Growing concerns around unsolicited seeds have prompted at least 28 states to issue warnings not to plant the seeds which have been arriving in people’s mailboxes since last week.
“The last thing we want is to spread a weed, invasive species or disease, and that’s a real risk if people plant these or throw them in the garbage,” said Don Robison, seed administrator for the Office of the Indiana State Chemist. Robison said there is potential for serious harm to everything from backyard gardens to commodity and specialty crops.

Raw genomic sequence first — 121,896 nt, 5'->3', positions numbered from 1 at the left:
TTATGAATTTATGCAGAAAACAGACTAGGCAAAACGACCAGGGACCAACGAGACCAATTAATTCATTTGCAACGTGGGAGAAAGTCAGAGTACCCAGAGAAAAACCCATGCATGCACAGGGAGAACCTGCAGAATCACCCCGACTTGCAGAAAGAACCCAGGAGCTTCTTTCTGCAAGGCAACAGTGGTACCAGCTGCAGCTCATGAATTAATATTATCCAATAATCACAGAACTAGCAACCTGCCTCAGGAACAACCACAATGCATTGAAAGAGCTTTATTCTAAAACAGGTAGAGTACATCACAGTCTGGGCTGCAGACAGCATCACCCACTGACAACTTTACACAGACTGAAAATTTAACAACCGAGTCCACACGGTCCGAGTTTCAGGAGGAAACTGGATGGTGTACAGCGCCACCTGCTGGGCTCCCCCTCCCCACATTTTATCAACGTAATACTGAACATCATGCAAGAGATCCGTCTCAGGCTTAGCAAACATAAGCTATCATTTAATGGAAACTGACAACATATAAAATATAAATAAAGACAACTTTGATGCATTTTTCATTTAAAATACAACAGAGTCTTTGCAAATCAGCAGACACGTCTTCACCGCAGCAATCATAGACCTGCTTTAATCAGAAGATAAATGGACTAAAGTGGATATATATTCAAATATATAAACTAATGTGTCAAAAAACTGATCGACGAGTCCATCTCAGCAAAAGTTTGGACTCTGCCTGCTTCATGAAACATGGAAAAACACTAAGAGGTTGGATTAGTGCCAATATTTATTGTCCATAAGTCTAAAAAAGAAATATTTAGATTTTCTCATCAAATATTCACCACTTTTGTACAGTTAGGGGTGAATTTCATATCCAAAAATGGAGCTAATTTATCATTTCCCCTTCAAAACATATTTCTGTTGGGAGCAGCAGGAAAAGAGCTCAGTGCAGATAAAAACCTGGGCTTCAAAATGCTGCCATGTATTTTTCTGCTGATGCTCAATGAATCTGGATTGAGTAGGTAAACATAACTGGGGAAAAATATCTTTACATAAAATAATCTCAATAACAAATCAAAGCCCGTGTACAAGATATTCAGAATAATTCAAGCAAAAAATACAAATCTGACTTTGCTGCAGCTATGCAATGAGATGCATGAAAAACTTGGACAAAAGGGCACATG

Utah officials confirmed at least one noxious weed in seeds sent to a resident in the state. Weed seeds, invasive species and disease pathogens can spread rapidly, costing millions of dollars annually for just a single plant or disease, and cause billions of dollars of impact overall each year.
The seeds may be part of a “brushing” campaign in which online retailers send out unsolicited packages and use the fake sales to improve the seller’s ratings in the marketplace.